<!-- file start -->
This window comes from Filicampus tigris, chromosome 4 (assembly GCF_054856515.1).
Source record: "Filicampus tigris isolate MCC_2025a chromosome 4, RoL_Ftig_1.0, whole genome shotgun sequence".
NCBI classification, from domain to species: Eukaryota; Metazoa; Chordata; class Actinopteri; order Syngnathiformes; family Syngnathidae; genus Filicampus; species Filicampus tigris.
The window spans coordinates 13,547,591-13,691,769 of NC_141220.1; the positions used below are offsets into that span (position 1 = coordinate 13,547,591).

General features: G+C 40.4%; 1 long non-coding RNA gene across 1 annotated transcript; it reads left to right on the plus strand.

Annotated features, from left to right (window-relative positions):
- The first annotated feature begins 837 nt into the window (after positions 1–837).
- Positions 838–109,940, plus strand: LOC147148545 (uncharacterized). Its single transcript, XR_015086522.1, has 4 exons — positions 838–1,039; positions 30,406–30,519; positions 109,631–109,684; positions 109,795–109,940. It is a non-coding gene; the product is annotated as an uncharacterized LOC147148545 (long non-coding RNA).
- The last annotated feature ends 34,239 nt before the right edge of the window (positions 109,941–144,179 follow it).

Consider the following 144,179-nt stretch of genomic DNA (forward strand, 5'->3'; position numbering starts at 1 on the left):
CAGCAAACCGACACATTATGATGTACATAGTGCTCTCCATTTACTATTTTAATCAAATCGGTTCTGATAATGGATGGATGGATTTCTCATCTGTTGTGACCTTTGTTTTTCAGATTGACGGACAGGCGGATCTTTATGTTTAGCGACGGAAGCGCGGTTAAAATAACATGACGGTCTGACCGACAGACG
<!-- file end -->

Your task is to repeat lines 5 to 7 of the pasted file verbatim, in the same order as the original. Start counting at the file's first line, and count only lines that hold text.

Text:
General features: G+C 40.4%; 1 long non-coding RNA gene across 1 annotated transcript; it reads left to right on the plus strand.

Annotated features, from left to right (window-relative positions):
- The first annotated feature begins 837 nt into the window (after positions 1–837).